Michelin House on the Fulham Road, designed by Francois Espinasse features the Michelin Man Bidendun and must be one of the best long term company adverts. It acted at the UK headquarters with this building opening in 1911. They certainly don't make them like this any more.


The Michelin Building

They don't make them like this any more...

The Danish Embassy building was designed by the Danish architect and designer Arne Jacobson. In 1971 he died unexpectedly so the building was completed after his death.


The Danish Embassy

Lambeth North Station was originally Kennington Road. Designed by the architect Leslie Green it opened in 1906. Leslie designed over 20 London tube stations all much the same. Steel framed and fronted by the distinctive ox-blood tiles.


Arches. Station designed by Leslie Green

Great information and a captivated audience

As we made our way to Spitalfields for our next destination we approached The Shard. I have been quite scathing in the past and I have yet to soften my view. I currently liken it to a glistening trinket a footballers wife might wear.

The Shard

With one of our number repairing a puncture we waited on a bridge and I took the opportunity to have a snack and take a few photos of the views.





Approaching the City some of its new offerings glinted in the winter sun. A particular favourite of mine the Gherkin looked rather splendid as it reflected the light.



The Gherkin
Our penultimate building was Christ Church Spitalfields. Built between 1714 and 1729 to a design by Nicholas Hawksmoor. Stunning of the outside I have always admired it from afar and the inside - a place I had not been before - in no way disappointed. Elegant is the adjective I would choose.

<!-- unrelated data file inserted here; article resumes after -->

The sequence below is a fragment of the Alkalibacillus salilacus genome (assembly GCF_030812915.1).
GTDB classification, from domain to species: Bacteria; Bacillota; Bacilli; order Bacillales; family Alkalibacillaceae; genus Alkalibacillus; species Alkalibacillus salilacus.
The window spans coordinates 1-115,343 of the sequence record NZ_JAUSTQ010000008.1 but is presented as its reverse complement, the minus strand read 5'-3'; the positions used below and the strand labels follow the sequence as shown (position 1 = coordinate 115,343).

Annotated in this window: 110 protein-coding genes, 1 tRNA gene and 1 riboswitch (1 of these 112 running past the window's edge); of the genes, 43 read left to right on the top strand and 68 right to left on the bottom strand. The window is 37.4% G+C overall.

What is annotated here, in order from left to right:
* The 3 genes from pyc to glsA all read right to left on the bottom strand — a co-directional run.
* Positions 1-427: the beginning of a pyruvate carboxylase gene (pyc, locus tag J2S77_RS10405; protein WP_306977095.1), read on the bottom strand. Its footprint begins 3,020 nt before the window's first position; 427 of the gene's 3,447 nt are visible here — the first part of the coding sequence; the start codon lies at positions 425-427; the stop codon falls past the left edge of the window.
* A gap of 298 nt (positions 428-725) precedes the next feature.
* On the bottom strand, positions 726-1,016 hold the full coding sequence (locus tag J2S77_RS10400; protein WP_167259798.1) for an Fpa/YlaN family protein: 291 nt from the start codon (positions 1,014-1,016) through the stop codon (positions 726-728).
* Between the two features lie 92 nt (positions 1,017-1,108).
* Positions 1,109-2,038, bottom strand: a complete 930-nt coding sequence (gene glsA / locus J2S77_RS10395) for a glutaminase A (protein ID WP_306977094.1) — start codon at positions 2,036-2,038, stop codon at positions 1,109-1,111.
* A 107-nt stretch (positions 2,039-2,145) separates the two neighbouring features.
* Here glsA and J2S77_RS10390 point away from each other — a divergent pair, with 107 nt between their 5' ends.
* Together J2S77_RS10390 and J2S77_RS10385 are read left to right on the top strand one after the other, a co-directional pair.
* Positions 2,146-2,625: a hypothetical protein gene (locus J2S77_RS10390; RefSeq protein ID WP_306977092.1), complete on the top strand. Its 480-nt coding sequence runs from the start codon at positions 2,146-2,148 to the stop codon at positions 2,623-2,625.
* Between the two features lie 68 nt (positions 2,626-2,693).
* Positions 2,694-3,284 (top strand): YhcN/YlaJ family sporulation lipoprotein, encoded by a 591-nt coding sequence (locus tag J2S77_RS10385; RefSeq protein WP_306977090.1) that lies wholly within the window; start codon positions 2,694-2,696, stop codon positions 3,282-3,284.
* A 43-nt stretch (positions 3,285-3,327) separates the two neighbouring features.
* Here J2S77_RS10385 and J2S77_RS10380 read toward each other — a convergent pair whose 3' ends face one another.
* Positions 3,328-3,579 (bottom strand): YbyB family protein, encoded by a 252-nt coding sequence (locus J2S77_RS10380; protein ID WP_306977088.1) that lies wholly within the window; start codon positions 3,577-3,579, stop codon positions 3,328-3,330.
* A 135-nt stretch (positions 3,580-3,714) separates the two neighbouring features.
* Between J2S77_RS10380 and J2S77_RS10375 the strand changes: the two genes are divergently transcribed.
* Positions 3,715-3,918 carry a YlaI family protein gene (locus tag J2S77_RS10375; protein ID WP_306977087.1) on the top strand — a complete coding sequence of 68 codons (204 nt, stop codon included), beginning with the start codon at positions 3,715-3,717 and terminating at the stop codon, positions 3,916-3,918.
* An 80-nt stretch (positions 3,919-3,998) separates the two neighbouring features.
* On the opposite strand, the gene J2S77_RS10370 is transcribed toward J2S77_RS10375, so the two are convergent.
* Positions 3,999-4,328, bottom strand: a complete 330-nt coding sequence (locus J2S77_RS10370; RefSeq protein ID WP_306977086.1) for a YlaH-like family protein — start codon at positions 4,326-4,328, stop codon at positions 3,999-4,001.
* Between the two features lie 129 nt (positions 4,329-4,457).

Spitalfields Church






Our final building - and it was a shame that it was our last - was The Blue House in Hackney by FAT (Fashion Architecture Taste). The Blue House consists of house and an office and the design seems to reflect this double use. The facade, almost cutout of a house sits in front of an office block.

The Blue House by FAT
A poor dog took a great deal of interest in this large group of cyclists pointing cameras at its house and kept coming and going - perhaps to see if we were still there.

Who are you lot?!

We're friendly...honestly



After this many went to a local pub to partake in a well earned drink. I couldn't go as I had to get home and proceeded to where I had parked my car. On route I could not help but take a few photos of some more buildings.


The Lloyds Building

St. Paul's Cathedral
This almost certainly marks the end of 2013 in terms of cycle rides. What a way to end it! This was a brilliant ride and a wonderful idea. Our leader, Simon an architect himself, was as knowledgeable as he was enthusiastic and I came away learning a great deal but also having lots of fun. So Simon, many thanks!!

This ride must be something that you out there reading this, wherever you live, could probably do too. I'd love you to send me a picture of an unusual building or perhaps your favourite one from where you live so that I can share it on here!

The map and ride data can be viewed by clicking on the link below.


Fridays Tourette of London map and ride data

1 comment:

  1. Very nice report, especially for someone who has never been to England!

    All photos are great. My favorites are the ones showing the stain-glass and that of St. Paul's Cathedral.

    Happy New Year, Mr. O.

    Peace :)

    ReplyDelete